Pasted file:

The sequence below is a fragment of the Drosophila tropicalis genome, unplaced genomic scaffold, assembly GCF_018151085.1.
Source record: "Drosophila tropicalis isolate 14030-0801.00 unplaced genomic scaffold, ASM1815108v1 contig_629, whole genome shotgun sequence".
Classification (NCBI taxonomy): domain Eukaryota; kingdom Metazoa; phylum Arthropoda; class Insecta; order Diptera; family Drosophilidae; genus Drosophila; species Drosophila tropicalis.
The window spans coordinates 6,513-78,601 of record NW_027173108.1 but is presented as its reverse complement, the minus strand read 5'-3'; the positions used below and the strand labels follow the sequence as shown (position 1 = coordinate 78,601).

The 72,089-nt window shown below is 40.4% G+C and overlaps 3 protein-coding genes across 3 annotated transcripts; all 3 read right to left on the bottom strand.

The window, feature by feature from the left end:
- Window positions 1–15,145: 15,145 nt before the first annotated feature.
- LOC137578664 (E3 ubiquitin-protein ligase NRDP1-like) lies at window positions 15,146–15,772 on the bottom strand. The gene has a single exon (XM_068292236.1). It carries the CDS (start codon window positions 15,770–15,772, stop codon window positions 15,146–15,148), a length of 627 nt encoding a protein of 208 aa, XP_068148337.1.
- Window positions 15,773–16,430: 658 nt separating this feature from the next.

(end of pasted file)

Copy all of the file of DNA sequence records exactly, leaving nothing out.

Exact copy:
The sequence below is a fragment of the Drosophila tropicalis genome, unplaced genomic scaffold, assembly GCF_018151085.1.
Source record: "Drosophila tropicalis isolate 14030-0801.00 unplaced genomic scaffold, ASM1815108v1 contig_629, whole genome shotgun sequence".
Classification (NCBI taxonomy): domain Eukaryota; kingdom Metazoa; phylum Arthropoda; class Insecta; order Diptera; family Drosophilidae; genus Drosophila; species Drosophila tropicalis.
The window spans coordinates 6,513-78,601 of record NW_027173108.1 but is presented as its reverse complement, the minus strand read 5'-3'; the positions used below and the strand labels follow the sequence as shown (position 1 = coordinate 78,601).

The 72,089-nt window shown below is 40.4% G+C and overlaps 3 protein-coding genes across 3 annotated transcripts; all 3 read right to left on the bottom strand.

The window, feature by feature from the left end:
- Window positions 1–15,145: 15,145 nt before the first annotated feature.
- LOC137578664 (E3 ubiquitin-protein ligase NRDP1-like) lies at window positions 15,146–15,772 on the bottom strand. The gene has a single exon (XM_068292236.1). It carries the CDS (start codon window positions 15,770–15,772, stop codon window positions 15,146–15,148), a length of 627 nt encoding a protein of 208 aa, XP_068148337.1.
- Window positions 15,773–16,430: 658 nt separating this feature from the next.